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  • Writer's pictureTony Renta

Springing Forward

Spring has sprung! Well, wait. Not yet. We have set our clocks forward an hour, but spring still seems to be alluding us here in the deep south. The official first day of spring is right around the corner – March 20th – so maybe the weather and our natural environment will take note and begin waking up.

The state of Alabama is the fifth most floristically diverse state in the United States – what does this mean? Alabama boasts over 4,000 native plant species! Here are a few native species that pop out first in the spring. So, take a stroll through your neighborhood, park, or closest woods and see if you can spot one of these early bloomers.

Native plant resources:

Lady Bird Johnson Wildflower Center: The Native Plant Information Network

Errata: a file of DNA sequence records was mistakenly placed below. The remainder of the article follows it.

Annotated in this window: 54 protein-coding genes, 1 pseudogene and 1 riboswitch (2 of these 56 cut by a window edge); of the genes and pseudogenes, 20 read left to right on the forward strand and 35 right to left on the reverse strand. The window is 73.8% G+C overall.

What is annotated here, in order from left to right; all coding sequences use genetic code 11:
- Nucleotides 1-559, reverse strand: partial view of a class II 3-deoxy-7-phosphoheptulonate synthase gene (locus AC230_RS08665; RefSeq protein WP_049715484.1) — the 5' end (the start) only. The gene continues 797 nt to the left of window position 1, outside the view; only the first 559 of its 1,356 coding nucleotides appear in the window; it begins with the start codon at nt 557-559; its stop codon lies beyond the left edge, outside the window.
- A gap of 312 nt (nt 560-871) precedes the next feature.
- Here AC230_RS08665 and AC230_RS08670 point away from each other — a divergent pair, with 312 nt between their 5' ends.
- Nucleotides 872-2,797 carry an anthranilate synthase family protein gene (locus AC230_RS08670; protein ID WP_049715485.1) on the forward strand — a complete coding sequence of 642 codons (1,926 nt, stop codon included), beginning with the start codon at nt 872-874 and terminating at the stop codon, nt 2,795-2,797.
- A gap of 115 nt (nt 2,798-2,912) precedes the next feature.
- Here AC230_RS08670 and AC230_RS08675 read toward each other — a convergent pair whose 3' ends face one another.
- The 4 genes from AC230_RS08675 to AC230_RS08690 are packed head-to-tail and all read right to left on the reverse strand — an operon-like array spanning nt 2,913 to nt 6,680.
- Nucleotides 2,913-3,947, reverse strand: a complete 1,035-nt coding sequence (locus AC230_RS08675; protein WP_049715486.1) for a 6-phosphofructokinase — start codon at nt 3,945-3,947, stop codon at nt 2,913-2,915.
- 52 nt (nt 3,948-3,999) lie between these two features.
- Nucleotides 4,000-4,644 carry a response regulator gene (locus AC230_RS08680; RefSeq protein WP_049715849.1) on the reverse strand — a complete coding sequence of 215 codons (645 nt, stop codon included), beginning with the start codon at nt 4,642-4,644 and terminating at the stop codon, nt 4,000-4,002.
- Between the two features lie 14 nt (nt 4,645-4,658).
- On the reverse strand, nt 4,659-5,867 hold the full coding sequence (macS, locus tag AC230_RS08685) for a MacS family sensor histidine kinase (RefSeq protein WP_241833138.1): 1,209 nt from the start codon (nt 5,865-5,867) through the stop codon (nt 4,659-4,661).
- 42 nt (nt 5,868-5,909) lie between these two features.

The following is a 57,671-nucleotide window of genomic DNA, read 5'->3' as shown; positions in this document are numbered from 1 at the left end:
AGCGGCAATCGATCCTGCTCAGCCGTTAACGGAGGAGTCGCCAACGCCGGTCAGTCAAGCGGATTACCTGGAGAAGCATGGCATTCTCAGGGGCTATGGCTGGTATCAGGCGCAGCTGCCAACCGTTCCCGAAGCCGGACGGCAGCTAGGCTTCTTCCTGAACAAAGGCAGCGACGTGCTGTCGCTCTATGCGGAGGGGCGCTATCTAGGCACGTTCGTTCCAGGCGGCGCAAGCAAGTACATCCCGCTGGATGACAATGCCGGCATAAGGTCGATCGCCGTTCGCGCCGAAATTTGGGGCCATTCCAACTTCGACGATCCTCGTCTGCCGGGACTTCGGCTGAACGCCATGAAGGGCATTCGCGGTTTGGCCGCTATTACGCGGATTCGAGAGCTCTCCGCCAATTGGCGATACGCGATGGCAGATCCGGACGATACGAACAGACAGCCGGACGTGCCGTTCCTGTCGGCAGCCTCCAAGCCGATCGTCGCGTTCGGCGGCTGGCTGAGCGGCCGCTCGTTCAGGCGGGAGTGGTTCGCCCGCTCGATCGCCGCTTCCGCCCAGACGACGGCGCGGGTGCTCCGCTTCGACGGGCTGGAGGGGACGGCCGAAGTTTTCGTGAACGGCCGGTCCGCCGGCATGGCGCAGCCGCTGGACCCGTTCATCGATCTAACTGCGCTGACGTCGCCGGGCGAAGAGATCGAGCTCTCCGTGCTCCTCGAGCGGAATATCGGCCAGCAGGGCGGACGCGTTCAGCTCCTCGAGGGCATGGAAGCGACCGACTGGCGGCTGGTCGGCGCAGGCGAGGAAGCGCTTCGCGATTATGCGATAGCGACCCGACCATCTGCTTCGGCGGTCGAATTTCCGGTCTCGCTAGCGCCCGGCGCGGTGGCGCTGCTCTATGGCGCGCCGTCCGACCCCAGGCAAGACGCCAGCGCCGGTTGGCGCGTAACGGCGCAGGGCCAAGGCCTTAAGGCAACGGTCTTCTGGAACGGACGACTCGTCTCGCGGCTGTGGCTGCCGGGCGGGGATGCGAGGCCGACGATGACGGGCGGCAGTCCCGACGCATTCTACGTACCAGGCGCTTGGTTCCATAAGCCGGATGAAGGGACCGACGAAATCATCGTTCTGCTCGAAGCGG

Scientific name: Cornus florida

Common names: Flowering dogwood

Bloom time: April to May

Where to find: This species grows in the understory layer under larger trees in the forest. Dogwoods grow well on flats and on lower or middle slopes, not as well on upper slopes and ridges.

How to grow: Grow in well-drained soils in partial shade. Prefers moist, organically rich, acidic soils.

Height: 15 to 30 feet

Image credit:

1. Cornus florida_yard -

2. Cornus florida_wild -

Scientific name: Rhododendron alabamense

Common names: Alabama azalea

Bloom time: Early to mid spring

Where to find: Dry, open woods and rich, wooded slopes. The shrub has snowy white flowers with a prominent yellow blotch and a distinct lemon-spice fragrance.

How to grow: Grow in shady spots with acidic and well-drained soil.

Height: 5 to 6 feet

Image credit:

Scientific name: Aquilegia canadensis

Common names: Eastern Columbine

Bloom time: Late winter to early spring

Where to find: Forests, woodlands, and rock outcrops.

How to grow: Perfect for woodland gardens planted in masses or semishady borders.

Height: 1 to 3 feet

Scientific name: Anemone virginiana

Common names: Thimbleweed

Bloom time: May, June, July

Where to find: Woodlands, Forest Edges, Prairies, Meadows, Fields

How to grow: Dry or moist, rich, acid soils.

Height: 1 to 2 feet

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